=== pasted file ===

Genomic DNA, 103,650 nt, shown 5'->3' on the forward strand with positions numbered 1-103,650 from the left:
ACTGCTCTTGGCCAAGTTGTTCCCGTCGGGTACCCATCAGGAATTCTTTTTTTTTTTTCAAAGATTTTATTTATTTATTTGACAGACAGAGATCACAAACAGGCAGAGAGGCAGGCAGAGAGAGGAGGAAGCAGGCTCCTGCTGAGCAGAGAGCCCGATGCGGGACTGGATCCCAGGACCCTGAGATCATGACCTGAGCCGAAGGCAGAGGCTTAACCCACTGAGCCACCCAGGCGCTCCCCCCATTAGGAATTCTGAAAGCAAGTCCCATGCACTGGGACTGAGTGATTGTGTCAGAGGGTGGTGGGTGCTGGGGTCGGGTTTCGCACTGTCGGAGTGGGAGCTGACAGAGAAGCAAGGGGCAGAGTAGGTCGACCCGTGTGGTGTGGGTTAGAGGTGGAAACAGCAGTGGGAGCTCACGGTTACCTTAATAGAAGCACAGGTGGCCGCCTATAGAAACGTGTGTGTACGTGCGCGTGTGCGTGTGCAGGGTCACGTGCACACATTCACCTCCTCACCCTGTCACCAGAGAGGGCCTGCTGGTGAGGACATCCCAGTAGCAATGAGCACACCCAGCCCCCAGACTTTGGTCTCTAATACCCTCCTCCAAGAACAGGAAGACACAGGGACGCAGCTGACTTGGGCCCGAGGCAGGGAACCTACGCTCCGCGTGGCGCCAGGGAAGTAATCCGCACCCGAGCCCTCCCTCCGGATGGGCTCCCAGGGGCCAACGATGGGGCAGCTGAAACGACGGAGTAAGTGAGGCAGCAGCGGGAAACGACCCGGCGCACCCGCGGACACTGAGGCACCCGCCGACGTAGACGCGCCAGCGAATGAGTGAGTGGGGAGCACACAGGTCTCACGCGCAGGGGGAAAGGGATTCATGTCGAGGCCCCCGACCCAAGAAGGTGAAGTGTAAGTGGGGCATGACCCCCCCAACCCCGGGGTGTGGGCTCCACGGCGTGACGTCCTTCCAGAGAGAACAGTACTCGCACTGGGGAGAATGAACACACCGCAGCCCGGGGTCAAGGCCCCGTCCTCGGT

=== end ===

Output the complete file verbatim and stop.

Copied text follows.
Genomic DNA, 103,650 nt, shown 5'->3' on the forward strand with positions numbered 1-103,650 from the left:
ACTGCTCTTGGCCAAGTTGTTCCCGTCGGGTACCCATCAGGAATTCTTTTTTTTTTTTCAAAGATTTTATTTATTTATTTGACAGACAGAGATCACAAACAGGCAGAGAGGCAGGCAGAGAGAGGAGGAAGCAGGCTCCTGCTGAGCAGAGAGCCCGATGCGGGACTGGATCCCAGGACCCTGAGATCATGACCTGAGCCGAAGGCAGAGGCTTAACCCACTGAGCCACCCAGGCGCTCCCCCCATTAGGAATTCTGAAAGCAAGTCCCATGCACTGGGACTGAGTGATTGTGTCAGAGGGTGGTGGGTGCTGGGGTCGGGTTTCGCACTGTCGGAGTGGGAGCTGACAGAGAAGCAAGGGGCAGAGTAGGTCGACCCGTGTGGTGTGGGTTAGAGGTGGAAACAGCAGTGGGAGCTCACGGTTACCTTAATAGAAGCACAGGTGGCCGCCTATAGAAACGTGTGTGTACGTGCGCGTGTGCGTGTGCAGGGTCACGTGCACACATTCACCTCCTCACCCTGTCACCAGAGAGGGCCTGCTGGTGAGGACATCCCAGTAGCAATGAGCACACCCAGCCCCCAGACTTTGGTCTCTAATACCCTCCTCCAAGAACAGGAAGACACAGGGACGCAGCTGACTTGGGCCCGAGGCAGGGAACCTACGCTCCGCGTGGCGCCAGGGAAGTAATCCGCACCCGAGCCCTCCCTCCGGATGGGCTCCCAGGGGCCAACGATGGGGCAGCTGAAACGACGGAGTAAGTGAGGCAGCAGCGGGAAACGACCCGGCGCACCCGCGGACACTGAGGCACCCGCCGACGTAGACGCGCCAGCGAATGAGTGAGTGGGGAGCACACAGGTCTCACGCGCAGGGGGAAAGGGATTCATGTCGAGGCCCCCGACCCAAGAAGGTGAAGTGTAAGTGGGGCATGACCCCCCCAACCCCGGGGTGTGGGCTCCACGGCGTGACGTCCTTCCAGAGAGAACAGTACTCGCACTGGGGAGAATGAACACACCGCAGCCCGGGGTCAAGGCCCCGTCCTCGGT